Basil (Ocimum basilicum), also called great basil, is a culinary herb of the Lamiaceae family (mints).

Basil is native to tropical regions from central Africa to Southeast Asia. It is used in culinary practice worldwide, fresh and dried. The type used commonly as a seasoning is typically called sweet basil (or Genovese basil), as opposed to Thai basil (O. basilicum var. thyrsiflora), lemon basil (O. × citriodorum), and holy basil (Ocimum tenuiflorum). 

Culinary uses

Basil is most commonly used fresh in recipes. In general, it is added last, as It is very delicate and the flavor is easily destroyed with heat. Basil is one of the main ingredients in pesto, an Italian sauce with olive oil and parmesan cheese. It is also an essential ingredient in the popular Italian-American marinara sauce.

Thai basil is used in south asian stir fries and as garnish in soups. In Taiwan, people add fresh basil leaves to thick soups. They also eat fried chicken with deep-fried basil leaves. Basil (most commonly Thai basil) is commonly steeped in cream or milk to create a unique flavor in ice cream or chocolates (such as truffles). The leaves are not the only part of basil used in culinary applications, the flower buds have a more subtle flavor and they are edible.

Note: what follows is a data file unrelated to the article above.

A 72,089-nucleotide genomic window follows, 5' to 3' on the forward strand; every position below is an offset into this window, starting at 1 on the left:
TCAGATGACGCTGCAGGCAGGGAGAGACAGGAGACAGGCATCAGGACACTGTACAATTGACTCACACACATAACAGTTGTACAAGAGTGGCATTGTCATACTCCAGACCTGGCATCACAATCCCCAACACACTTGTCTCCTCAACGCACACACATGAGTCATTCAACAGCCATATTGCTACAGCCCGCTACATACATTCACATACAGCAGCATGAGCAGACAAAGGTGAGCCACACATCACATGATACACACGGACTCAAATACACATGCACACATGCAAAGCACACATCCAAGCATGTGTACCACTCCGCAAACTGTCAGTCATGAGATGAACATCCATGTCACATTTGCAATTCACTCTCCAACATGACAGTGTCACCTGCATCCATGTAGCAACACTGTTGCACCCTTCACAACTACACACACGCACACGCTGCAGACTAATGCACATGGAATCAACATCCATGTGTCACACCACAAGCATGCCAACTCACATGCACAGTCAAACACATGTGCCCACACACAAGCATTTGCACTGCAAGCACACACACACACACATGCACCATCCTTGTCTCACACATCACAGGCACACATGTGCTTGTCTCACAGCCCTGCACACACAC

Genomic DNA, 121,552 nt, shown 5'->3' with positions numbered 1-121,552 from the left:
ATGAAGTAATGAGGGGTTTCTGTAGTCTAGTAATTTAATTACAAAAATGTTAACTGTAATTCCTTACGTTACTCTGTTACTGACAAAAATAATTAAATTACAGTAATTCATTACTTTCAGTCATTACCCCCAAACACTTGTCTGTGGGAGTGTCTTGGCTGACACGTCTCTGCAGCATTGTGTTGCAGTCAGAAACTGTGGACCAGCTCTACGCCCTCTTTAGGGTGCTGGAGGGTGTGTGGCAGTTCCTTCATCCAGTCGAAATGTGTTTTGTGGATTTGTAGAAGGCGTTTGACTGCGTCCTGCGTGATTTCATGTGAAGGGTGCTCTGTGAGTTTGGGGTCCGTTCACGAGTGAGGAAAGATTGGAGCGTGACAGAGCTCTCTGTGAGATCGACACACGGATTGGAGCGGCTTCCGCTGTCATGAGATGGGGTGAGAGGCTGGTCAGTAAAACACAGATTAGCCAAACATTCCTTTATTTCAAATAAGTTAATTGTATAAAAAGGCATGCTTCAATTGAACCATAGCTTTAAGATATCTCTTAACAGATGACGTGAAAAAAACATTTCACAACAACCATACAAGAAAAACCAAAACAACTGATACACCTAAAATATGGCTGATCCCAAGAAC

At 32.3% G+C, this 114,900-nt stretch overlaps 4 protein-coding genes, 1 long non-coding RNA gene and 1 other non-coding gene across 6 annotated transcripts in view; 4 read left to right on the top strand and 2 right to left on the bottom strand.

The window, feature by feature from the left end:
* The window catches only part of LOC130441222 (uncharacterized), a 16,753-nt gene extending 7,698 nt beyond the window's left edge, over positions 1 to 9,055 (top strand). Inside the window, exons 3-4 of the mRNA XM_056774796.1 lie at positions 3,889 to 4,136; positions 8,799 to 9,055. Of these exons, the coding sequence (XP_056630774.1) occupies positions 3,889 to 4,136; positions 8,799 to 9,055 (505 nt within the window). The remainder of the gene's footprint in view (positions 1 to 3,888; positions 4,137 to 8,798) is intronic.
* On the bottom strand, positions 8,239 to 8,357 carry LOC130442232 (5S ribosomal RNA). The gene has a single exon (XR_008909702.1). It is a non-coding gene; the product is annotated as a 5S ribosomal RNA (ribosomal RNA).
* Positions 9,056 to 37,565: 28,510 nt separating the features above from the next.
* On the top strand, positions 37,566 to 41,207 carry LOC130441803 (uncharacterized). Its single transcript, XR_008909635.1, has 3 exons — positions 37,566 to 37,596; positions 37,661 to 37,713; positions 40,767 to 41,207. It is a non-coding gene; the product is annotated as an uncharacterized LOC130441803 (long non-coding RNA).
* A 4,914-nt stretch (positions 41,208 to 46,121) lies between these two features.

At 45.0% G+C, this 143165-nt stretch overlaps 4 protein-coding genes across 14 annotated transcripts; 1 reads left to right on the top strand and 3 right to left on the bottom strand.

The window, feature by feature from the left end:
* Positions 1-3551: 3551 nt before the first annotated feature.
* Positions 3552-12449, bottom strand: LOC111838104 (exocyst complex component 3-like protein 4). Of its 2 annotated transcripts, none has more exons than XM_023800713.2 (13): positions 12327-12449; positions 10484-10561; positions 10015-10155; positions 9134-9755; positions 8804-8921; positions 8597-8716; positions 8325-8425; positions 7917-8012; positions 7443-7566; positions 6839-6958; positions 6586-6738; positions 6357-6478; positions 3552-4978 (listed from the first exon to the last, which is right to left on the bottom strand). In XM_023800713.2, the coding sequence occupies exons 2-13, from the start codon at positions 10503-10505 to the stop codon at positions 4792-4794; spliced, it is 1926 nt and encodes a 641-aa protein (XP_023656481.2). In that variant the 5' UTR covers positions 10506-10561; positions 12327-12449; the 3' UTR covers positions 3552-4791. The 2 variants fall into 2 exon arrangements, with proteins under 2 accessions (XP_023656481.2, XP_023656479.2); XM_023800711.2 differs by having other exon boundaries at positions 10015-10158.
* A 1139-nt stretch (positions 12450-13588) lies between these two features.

Medicinal uses

Basil is used topically and through ingestion to aid ailments of many kinds and promote good health. Basil is used for stomach spasms, loss of appetite, intestinal gas, kidney conditions, fluid retention, head colds, warts, and worm infections. It is also used to treat snake and insect bites. Women sometimes use basil before and after childbirth to promote blood circulation, and also to start the flow of breast milk. Some people use it as a gargle.